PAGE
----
02/04/2013 02:55 pm ET Updated Feb 02, 2016

Harvey Milk Is My Religion

In times of strife, many people turn to God. Others turn to another sense of a higher power or meaning, however they define it. That sense of something bigger than any of us is comforting. While I knew since before I came out to myself that there are many gay people of faith and many faiths that accept gays, God and religion are not where I turned.

When I was coming out as a young teen, I made a bulletin board display about LGBT history in my high school's hall. When I was searching for my sense of identity in college, I traveled to the Homomonument in Amsterdam and the island of Lesvos in Greece. When I was in an abusive relationship in my early 20s, I read and reread a book about gay history. Learning about the stories of those LGBT people who had come before me gave me strength. Knowing that they often made selfless sacrifices to make sure that someone like me could live more safely today was humbling, touching and comforting. People like the Stonewall rioters give me this feeling of being watched out for. They are people I have never met but have inspired how I live my life.

Anyone reading this grew up in a time that was making LGBT history. Even if you're still growing up, in January 2013 alone gay rights were mentioned in a U.S. president's inaugural address for the first time, Connecticut got its first gay Supreme Court justice, and Nepal added a third-gender option to its citizenship certificates. These are amazing times to be alive for our community, and learning about the extraordinary things that were happening 100 years ago has surprised me.

My grandparents' generation was already publishing works, passing laws and protesting on the street for queer rights. One of my favorite stories comes from northern Spain, where I spent a year. Marcela Gracia Ibeas and Elisa Sanchez Loriga, two female teachers, married each other there in 1901. Elisa passed as a man, and they were wed in the church as husband and wife. They were discovered afterwards to be two women, but their marriage license was never annulled. They had to do a lot to escape Spain and country-hopped for a while before the record of what happened to them is lost in rumors, but I like to think they ended up together safe on a beach somewhere. (The first same-sex marriage between two men in Spain happened in 1061. I haven't learned how they got away with it or what happened.)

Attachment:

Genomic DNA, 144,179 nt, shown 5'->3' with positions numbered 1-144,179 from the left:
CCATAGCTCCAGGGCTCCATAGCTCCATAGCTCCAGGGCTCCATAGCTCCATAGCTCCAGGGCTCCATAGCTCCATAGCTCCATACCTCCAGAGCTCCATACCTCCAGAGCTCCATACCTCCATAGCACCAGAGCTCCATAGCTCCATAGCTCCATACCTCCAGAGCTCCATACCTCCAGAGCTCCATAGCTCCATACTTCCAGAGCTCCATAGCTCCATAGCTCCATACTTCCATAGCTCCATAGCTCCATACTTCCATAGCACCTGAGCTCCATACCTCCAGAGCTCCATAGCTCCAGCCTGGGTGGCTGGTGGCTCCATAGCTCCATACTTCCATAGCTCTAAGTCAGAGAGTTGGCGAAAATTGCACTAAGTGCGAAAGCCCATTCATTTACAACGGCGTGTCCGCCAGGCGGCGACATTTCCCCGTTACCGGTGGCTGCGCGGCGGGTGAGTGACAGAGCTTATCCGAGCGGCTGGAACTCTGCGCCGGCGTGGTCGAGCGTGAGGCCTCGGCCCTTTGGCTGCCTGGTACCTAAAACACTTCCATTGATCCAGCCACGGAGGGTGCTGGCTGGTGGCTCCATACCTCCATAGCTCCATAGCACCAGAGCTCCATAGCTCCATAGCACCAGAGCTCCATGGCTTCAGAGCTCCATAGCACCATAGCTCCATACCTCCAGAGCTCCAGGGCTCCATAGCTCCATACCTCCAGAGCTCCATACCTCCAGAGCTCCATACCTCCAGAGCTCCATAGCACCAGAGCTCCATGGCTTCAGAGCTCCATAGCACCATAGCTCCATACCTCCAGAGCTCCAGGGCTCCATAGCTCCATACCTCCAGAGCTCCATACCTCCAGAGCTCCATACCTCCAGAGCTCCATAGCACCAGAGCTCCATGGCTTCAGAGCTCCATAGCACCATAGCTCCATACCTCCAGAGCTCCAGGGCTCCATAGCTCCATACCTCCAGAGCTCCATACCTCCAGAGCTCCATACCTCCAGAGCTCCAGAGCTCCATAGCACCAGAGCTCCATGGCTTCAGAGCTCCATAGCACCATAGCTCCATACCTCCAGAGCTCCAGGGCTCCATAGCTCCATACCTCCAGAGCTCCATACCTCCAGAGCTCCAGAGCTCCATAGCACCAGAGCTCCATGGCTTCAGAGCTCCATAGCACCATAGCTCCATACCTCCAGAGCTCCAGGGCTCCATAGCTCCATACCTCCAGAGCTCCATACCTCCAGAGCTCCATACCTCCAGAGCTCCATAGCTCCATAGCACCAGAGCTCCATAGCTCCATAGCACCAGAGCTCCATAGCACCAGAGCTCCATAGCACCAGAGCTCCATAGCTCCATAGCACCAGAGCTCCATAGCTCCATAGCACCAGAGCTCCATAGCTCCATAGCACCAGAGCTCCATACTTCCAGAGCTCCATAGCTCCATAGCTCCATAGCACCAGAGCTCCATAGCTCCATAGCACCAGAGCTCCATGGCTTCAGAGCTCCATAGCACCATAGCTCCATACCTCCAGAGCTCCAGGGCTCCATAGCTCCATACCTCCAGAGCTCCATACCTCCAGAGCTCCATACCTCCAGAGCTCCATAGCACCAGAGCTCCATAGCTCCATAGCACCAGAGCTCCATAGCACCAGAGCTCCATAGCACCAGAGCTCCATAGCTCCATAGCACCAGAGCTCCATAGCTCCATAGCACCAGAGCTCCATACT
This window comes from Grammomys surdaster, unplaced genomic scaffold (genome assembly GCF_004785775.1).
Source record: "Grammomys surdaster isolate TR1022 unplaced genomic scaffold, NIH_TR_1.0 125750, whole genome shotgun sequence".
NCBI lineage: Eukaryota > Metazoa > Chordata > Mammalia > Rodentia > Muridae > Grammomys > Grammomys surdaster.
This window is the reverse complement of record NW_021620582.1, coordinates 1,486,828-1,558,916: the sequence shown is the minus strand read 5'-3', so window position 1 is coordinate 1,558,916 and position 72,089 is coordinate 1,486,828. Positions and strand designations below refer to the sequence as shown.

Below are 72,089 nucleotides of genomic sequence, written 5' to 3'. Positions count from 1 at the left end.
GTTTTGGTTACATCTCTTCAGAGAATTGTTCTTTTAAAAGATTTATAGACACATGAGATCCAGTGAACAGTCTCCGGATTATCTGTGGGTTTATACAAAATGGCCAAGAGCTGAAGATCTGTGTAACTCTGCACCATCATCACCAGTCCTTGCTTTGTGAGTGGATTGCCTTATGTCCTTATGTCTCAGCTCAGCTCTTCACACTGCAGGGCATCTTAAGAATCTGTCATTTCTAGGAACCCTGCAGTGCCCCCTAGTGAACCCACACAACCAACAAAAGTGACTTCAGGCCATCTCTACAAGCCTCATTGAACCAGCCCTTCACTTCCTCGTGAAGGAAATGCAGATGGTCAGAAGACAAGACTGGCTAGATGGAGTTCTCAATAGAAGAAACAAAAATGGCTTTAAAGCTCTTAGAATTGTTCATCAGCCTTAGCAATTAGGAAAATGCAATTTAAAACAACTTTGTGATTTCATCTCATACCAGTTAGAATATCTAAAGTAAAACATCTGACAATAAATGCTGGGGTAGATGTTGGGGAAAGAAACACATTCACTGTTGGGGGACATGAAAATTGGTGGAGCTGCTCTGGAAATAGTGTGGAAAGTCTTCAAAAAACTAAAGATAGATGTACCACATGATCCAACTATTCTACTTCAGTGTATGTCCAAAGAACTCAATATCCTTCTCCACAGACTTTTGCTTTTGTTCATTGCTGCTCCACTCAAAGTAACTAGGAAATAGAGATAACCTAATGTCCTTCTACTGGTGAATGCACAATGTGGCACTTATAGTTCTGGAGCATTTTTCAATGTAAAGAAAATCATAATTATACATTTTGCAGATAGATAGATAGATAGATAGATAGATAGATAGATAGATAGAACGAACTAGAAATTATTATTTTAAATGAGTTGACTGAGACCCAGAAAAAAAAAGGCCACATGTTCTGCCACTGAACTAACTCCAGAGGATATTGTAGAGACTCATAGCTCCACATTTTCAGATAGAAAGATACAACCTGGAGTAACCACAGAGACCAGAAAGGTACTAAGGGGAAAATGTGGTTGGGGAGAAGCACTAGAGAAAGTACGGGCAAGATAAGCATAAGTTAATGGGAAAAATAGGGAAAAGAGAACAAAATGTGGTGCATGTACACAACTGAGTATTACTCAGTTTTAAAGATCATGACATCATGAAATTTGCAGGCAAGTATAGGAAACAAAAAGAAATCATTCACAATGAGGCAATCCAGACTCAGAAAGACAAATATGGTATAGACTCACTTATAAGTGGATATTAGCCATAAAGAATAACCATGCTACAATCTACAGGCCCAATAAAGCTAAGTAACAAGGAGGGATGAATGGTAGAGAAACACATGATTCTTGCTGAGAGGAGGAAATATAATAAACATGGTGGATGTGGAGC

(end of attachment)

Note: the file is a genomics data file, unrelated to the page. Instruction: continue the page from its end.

Just as the LGBT rights movement has catapulted forward in the last 10 years since I started learning about this history in high school, so has technology. I want to share these stories with the world in a new way, which is why I am creating the LGBToday mobile app. Each day, when you open the app, it will show you a story from that date in LGBT history. It could be that the first openly gay world leader was elected in Iceland. It could be that the casts and crews of three plays showing same-sex love in New York were arrested in a police raid. It could be that a member of the Italian parliament came out as bisexual. It could be that Will & Grace premiered, or that the first transgender parliament member took office in New Zealand.

I hope it will make some LGBT youth feel a little less alone to learn that many of their extended community went through this same thing over the centuries. I hope it shows them how they can make it through, too.

To learn more, visit